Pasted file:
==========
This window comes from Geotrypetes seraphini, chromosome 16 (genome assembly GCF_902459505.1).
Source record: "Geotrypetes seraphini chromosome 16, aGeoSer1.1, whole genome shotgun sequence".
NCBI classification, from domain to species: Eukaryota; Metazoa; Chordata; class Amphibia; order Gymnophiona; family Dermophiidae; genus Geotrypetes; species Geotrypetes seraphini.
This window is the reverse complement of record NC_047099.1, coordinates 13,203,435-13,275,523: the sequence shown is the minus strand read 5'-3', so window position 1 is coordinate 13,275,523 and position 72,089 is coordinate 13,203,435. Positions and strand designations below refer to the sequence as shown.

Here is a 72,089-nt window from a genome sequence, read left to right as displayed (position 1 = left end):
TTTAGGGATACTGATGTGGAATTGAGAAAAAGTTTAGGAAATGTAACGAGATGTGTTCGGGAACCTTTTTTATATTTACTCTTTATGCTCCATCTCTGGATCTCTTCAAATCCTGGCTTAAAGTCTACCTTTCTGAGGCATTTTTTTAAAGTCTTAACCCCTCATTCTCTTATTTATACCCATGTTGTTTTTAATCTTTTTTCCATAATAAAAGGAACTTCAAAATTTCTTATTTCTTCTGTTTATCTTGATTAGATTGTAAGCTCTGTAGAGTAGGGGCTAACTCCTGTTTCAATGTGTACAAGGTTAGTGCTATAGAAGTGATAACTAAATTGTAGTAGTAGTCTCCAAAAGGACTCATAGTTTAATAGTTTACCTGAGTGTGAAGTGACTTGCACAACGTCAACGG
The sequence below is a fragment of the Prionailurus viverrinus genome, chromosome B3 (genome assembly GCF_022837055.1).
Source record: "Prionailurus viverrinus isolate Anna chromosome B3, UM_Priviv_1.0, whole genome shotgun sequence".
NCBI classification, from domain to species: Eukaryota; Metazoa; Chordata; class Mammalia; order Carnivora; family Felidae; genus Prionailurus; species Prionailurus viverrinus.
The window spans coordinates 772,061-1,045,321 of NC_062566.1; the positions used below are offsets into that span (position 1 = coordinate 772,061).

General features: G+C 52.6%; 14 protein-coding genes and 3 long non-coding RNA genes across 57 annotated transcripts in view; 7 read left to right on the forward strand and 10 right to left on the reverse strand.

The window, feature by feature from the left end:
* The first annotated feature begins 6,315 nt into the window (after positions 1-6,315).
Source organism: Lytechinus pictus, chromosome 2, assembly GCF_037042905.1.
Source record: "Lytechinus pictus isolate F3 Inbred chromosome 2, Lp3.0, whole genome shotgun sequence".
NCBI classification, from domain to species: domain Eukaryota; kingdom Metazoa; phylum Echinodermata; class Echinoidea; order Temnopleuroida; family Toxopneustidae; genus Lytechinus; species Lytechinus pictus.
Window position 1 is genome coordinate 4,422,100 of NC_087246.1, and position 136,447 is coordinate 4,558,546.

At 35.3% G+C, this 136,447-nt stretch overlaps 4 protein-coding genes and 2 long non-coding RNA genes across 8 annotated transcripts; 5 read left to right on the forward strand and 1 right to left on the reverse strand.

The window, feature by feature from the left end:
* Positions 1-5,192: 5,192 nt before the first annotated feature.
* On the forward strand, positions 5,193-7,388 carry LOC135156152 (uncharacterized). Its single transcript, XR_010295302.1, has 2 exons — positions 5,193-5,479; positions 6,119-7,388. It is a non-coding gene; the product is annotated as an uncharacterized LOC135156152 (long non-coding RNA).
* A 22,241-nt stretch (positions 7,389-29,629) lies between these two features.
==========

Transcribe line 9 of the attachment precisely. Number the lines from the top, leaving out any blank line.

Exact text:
NCBI classification, from domain to species: Eukaryota; Metazoa; Chordata; class Mammalia; order Carnivora; family Felidae; genus Prionailurus; species Prionailurus viverrinus.